# Longitudinal mixed-effect model with crossed random effects

I'm having a hard time figuring out the appropriate fixed and random effect structure for my model and would appreciate some help. In my study the frequency of two environmental behaviors was assessed across three time points. Participants intended to increase one of those behaviors while they didn't intend to change the other one. In addition self-control was assessed. An example data set for one participant looks this:

ID Intention time environmental behavior self-control
1 1 t1 2 4
1 1 t2 3 4
1 1 t3 4 4
1 0 t1 4 4
1 0 t2 4 4
1 0 t3 3 4

So, I have six rows for each participant, all participants are in both the intention and no-intention group, which makes it a within (or crossed) design.

• time points are treated categorically (altough I consider changing that as not everyone responded at the same time)
• the frequency of environmental behavior and self-control were assessed on Likert scales (1 - 5), so are not really continuous either.

I want to assess

a) the effect of intention on whether participants increased their behavior or not. I expect intended behaviors to increase (positive slope) and non-intended behaviors not to change (no significant slope).

b) the effect of self-control on the increase of environmental behavior, so a self-control x time x environmental behavior interaction.

a) should be the primary focus here, because I don't know how to account for the within-design structure in my model. I'm working with the lmer function in R.

I have to account for a random intercept and slope of ID, as I am expecting participants to have different baselines and developments. So I would start with:

m1 <- lmer (eb ~ time + int ( 1 + time | ID), data = d)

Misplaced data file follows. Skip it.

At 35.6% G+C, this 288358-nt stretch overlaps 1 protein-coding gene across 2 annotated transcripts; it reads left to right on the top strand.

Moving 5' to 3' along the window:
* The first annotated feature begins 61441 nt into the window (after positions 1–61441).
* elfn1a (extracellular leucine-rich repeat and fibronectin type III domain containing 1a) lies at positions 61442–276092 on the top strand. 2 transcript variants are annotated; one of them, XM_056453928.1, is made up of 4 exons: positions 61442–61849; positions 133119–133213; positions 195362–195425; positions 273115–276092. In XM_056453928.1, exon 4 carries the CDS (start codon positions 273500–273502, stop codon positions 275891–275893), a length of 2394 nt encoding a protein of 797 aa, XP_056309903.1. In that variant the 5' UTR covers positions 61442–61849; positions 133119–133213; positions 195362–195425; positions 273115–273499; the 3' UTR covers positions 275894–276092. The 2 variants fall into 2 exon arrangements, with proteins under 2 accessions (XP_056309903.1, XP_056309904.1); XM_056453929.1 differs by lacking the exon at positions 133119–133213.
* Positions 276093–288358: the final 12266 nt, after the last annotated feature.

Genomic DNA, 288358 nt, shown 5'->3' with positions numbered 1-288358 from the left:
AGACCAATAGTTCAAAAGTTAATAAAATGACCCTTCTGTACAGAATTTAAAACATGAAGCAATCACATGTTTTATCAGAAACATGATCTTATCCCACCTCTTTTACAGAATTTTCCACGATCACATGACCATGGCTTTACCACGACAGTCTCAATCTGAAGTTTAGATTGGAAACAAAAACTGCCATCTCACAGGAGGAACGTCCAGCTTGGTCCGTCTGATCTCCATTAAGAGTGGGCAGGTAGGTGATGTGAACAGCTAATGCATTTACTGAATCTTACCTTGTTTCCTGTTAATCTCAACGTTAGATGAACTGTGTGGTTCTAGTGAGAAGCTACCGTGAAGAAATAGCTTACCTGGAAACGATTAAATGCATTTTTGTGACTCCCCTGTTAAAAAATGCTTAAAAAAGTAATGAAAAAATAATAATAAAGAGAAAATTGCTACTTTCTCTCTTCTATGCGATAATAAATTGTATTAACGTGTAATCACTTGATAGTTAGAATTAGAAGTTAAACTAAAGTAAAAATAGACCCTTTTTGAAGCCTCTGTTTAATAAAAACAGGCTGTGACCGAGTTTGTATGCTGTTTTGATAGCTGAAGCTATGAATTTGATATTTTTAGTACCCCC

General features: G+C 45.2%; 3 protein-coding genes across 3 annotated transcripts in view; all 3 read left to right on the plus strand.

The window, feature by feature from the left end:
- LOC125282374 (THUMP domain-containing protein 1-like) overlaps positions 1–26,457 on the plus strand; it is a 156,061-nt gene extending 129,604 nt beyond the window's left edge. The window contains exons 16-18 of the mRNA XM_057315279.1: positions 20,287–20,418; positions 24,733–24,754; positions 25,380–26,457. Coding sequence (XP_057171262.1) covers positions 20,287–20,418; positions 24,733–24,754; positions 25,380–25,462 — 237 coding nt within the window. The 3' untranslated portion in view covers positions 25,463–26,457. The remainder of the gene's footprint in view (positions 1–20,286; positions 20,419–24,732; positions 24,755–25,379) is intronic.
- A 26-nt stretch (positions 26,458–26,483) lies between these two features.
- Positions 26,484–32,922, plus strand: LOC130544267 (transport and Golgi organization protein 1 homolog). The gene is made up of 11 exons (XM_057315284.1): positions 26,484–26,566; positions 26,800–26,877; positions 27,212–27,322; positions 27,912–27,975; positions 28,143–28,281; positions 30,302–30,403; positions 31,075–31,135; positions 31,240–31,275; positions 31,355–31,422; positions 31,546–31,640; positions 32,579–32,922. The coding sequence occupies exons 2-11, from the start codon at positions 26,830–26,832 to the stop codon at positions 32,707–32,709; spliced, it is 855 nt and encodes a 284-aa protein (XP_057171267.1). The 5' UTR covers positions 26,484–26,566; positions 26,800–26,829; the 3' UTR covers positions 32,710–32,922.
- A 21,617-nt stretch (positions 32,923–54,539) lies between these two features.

In addition, I should be treating intention as a grouping variable, so I should include ( 1 | intention).

m2 <- lmer (eb ~ time + int ( 1 + time | ID) +  (1 | intention), data = d)


How do I account for the fact that all IDs are in both groups? Do I have to account for that intention is not changing over time? Which other random effects should be included? I have read through a lot of literature, but can't really find an example that is similar to mine. I have played around a bit with different models, but I'm really lacking an understanding of what I'm modelling with different random effects.

• Did all participants intend to change the same environmental behavior? Or was that randomly assigned? If the latter, you should account for that. Apr 28 at 16:06
• Participants chose a behavior they wanted to change (the intended behavior), so the behavior varies across paricipants. Here I'm only interested whether they increased it or not, so it is just coded as the frequency of the behavior. The behavior that was not intended was actually randomly assigned. How can I account for that? Apr 28 at 21:09

It doesn't sound like you are sampling intentions from a population, so I wouldn't use those as a clustering variable. I would use the following:

m3 <- lme4::lmer(eb ~ time * intention + (1 + time | ID), data = d)


Additionally, if you want to handle the ordinal nature of your eb variable and wouldn't mind using Bayesian estimation, you could use the following:

m4 <- brms::brm(
eb ~ time * intention + (1 + time | ID),
family = cumulative(),
data = d,
prior = c(...)
)


I'd also recommend setting some weakly informative priors for the slopes, but without more information about your data, that would be hard for me to guess on.

Bürkner, P.-C. (2017). brms: An R package for Bayesian multilevel models using Stan. Journal of Statistical Software, 80(1), 1–28. https://doi.org/10/gddxwp

Bürkner, P.-C., & Vuorre, M. (2019). Ordinal regression models in psychology: A tutorial. Advances in Methods and Practices in Psychological Science, 2(1), 77–101. https://doi.org/10/gfv26q

• I think this formula is usually used when assessing a treatment effect, and in that case people are only in the treatment OR the control condition (so I would only have three rows per participant and the IDs in both conditions are different ones). In my case every participant is in two conditions at the same time, so I'm wondering how the lmer formula knows that, when specifying eb ~ time * intention + (1 + time | ID)? I guess this formula would be accurat when every ID is only in one condition? Or is that difference not important? Apr 28 at 21:16